The plaintiff's counsel has submitted evidence in support of an increased fee beyond the CPI, which he claims shows that the market for these types of legal services has been affected by inflation since 1996. First there is counsel's submission that success in a Social Security appeal in federal court is a 50-50 proposition. Since inflation has affected the costs of providing legal services in the period between 1996 and 2013, a case that offers only a 50-50 chance of success and will pay only $125 per hour is not likely to be attractive to a competent lawyer. Next is the Social Security Administration's own increase of its administrative fee ceiling. Plaintiff's counsel claims this was due to inflation, and that's most likely the case. Moreover, the Commissioner does not suggest otherwise, thus conceding (if not waiving) the point. Gonzalez-Servin v. Ford Motor Co., 662 F.3d 931, 933 (7th Cir.2011); Bonte v. U.S. Bank, N.A., 624 F.3d 461, 466 (7th Cir. 2010). United States v. Vrdolyak, 593 F.3d 676, 691 (7th Cir.2010).

Further, counsel submits that his contingency fee has increased by 52% since 1996. While one can assume inflation has been a factor, counsel doesn't specifically tie this increase to cost of living inflation, so this is unhelpful. (Plaintiff's Motion for Attorney's Fees, at 8). Later in his submission, he does mention that his costs have increased over the period, but, again, he doesn't specifically say the increase was due to inflation and not to some other factor. (Plaintiff's Motion for Attorney's Fees, at 8). Nonetheless, we would be blind to economic reality not to acknowledge that inflation had to have played some role in these increases.

Fourth, counsel submits that four of his competitors charge hourly rates ranging from $165 to $500 per hour for handling Social Security claims. His assertion is meaningless without reference to what they charged in 1996. The affidavits from the attorneys provide a bit more context. Jan Kodner affirms that, "from time to time," she has submitted fee petitions in Social Security cases and has been awarded fees ranging from $165 to $300 by the Social Security Administration. (Kodner Aff., ¶ 4). She further affirms that fees she has been awarded in federal court under EAJA have always been based on the statutory rate plus cost of living increases. (Kodner Aff., ¶ 4). But that was presumably before Mathews-Sheets, and prevailing rates, whether local or national, do not translate into an automatic increase. Headlee v. Bowen, 869 F.2d 548, 552 (10th Cir. 1989).*fn6 Moreover, Ms. Kodner doesn't say that she would take a case without a cost-of-living enhancement and doesn't speak to the effects inflation have had on her costs and what she charges since 1996. Eric Schaufner's affidavit is similarly unhelpful. He simply avers that his fee ranges form a cost-of-living adjusted $175 per hour to $350 per hour. (Schaufner Aff., ¶ 5).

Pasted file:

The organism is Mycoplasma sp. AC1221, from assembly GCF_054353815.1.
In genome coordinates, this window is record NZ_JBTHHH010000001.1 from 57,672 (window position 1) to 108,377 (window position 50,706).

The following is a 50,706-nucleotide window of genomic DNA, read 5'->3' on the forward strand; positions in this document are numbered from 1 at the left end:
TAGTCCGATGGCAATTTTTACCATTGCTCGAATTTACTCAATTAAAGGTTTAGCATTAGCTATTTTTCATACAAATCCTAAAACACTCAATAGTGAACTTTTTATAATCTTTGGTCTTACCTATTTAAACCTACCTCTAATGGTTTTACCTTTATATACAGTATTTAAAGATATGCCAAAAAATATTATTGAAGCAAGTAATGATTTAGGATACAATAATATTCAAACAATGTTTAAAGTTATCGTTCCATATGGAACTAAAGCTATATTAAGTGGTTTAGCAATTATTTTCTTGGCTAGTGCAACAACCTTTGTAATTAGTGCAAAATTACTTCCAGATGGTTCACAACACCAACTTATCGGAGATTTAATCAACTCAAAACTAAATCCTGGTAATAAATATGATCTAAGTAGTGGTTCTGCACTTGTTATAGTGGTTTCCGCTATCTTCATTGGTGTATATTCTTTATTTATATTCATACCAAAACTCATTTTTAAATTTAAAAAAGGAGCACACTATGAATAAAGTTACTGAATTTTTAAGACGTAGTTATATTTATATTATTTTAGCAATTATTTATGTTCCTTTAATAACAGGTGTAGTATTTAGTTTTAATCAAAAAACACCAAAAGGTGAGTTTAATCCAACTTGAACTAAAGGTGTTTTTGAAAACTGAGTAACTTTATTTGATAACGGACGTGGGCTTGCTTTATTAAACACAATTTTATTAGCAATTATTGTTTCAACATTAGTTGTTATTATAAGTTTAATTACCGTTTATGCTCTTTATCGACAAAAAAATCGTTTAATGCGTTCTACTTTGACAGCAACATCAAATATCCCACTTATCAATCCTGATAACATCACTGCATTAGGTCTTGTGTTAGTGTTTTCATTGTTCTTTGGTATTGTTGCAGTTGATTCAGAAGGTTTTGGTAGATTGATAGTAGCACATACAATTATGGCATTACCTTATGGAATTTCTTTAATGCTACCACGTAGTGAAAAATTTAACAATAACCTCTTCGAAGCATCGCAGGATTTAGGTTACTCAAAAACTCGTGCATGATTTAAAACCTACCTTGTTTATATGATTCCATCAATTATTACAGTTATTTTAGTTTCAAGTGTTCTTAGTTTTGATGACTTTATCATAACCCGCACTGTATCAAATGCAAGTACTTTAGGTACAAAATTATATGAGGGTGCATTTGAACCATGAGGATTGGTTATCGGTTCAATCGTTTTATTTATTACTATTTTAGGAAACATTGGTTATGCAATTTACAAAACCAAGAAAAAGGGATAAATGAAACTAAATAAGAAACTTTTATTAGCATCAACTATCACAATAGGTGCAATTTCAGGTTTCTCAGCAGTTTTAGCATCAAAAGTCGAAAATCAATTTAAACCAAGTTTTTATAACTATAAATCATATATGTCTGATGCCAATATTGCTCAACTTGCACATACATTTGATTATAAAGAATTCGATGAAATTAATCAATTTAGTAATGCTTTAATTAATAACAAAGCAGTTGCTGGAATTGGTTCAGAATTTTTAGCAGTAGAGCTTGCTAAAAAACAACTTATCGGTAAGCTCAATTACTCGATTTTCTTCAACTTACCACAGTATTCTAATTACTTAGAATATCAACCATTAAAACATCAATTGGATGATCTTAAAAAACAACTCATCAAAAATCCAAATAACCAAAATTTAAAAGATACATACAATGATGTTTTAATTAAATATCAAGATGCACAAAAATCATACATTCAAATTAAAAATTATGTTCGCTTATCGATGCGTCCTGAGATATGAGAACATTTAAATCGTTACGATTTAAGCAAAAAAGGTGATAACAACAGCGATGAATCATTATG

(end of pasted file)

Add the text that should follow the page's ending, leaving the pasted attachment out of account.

Fred Daley's affidavit was clearly prepared with an eye toward Mathews-Sheets and, so, offers the most support for plaintiff's counsel's request. Mr. Daley not only speaks about his customary fees, but states that inflation has affected his bottom line since 1996, that he would not take a case without an inflationary enhancement based on the CPI, and that, of the several other attorneys he knows who practice in the area, none would take a case without such an enhancement. (Daley Aff., ¶¶ 7-10). David Traver's affidavit is also more to the point. He says inflation has increased his cost of providing legal services since 1996, and that he doesn't represent clients in Social Security cases without an enhancement based on the CPI. (Traver Aff., ¶¶ 5-6).*fn7 These sorts of affidavits are significant. See Scott v. Astrue, 2012 WL 527523, 5 (N.D.Ill. 2012).

All in all, plaintiff has made a sufficient showing as warranting a CPI enhancement to $169.71 per hour, based on the increase in the CPI from March 1996 to November 2009.


The parties are also at odds over whether the fee award should be paid to plaintiff or directly to her counsel. Plaintiff's counsel has submitted a copy of his fee agreement with the plaintiff in which she agreed that any EAJA fee award shall be payable directly to him. (Plaintiff's Motion for Attorney's Fees, Ex. 2). Nevertheless, the Commissioner argues that, under Astrue v. Ratliff, _U.S._, 130 S.Ct. 2521 (2010) -- which held that the statutory fee entitlement belongs to the party rather than to the party's lawyer -- the government is entitled to determine whether the plaintiff owes any debt to the government before any fee can be directed to counsel. Ratliff did indicate that if there was a fee assignment, the only ground for requiring any award go to the plaintiff is that the plaintiff owes a prior debt to the government, 130 S.Ct. at 2529; Mathews-Sheets, 653 F.3d at 565-66. We do not read Ratliff or Mathews-Sheets as requiring that yet another procedural layer be added to these cases. If the plaintiff owes a debt, the time to indicate as much is during the EAJA briefing, not well after. This is especially the case here, where the government isn't even contesting the propriety of a fee award, just the amount. Accordingly, the fee award will be paid directly to plaintiff's counsel.


The plaintiff's motion for attorneys' fees and costs [# 31] is granted. Plaintiff's counsel's enhanced hourly rate shall be $169.71. Plaintiff shall submit an amended statement reflecting the new total amount and the government shall pay the resulting award directly to plaintiff's counsel.